Leek (Allium ampeloprasum L.)
It's time to take another stroll down Allium Alley. This a road well traveled for good reason. There are so many amazing plants in this genus, and each one has it's own amazing benefits.
On this occasion, we will be covering leeks, a thick, slow growing vegetable that have a widely varied use in cuisines the world over. In fact, this is another plant with a rich history dating back thousands of years. Grown and consumed by ancient Egyptians and Mesopotamians as early as 2000 BC, they were also a main part of the Roman diet and were considered to be superior to the other members of the allium family.
Growing leeks is quite easy. They are grown from seed and require little attention once sowed. They can take up to 6 months to reach maturity, and most types will overwinter. That alone is priceless to the mountain gardener, as our growing seasons can be as little as 4 months...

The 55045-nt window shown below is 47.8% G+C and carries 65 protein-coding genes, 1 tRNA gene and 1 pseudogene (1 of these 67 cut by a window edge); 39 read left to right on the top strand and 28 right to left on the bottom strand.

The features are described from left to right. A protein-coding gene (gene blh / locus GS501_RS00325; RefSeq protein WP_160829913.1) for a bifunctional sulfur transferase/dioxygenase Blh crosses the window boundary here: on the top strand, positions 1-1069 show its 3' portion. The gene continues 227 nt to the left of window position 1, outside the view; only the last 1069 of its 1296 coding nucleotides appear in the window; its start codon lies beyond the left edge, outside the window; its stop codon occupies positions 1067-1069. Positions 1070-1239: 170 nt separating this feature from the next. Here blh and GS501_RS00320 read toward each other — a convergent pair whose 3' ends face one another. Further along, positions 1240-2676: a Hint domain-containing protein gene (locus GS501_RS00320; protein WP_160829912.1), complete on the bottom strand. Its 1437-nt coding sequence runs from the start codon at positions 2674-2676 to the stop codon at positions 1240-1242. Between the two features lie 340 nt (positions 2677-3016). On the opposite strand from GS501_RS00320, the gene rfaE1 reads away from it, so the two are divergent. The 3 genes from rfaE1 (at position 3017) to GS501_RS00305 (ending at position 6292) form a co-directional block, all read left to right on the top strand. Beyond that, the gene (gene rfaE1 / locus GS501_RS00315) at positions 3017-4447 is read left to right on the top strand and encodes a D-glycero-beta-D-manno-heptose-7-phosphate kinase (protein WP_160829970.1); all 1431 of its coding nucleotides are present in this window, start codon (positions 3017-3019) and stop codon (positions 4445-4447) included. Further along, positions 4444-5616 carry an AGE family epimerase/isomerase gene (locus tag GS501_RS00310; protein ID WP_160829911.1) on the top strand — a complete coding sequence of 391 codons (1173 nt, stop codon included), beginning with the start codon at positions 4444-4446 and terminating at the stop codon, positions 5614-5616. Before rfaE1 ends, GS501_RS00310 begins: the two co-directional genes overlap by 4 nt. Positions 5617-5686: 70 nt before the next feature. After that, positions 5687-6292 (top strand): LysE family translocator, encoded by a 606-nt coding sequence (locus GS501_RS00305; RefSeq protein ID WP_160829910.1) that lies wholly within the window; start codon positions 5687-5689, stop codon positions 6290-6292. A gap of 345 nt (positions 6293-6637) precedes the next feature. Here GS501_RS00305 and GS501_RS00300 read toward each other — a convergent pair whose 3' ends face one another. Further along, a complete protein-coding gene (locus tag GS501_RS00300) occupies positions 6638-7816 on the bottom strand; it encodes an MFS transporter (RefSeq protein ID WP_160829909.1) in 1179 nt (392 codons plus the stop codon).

Because they overwinter, leeks are amazing early spring vegetable. They will simply wait all winter long in the ground until you are ready to enjoy their oniony flavor.
Leeks are typically chopped into slices, or they can be eaten as young shoots as well. They are good raw in salads, boiled for soups, fried in stir fries and dishes with grains. There is obviously a wide range of dishes that leeks can be useful for. Really anything that can use an onion flavor, which is my mind is just about anything.
Due to their ease of growing, their versatility in cooking, their deer resistance and cold tolerance, leeks should be in garden of every High Altitude Homestead.
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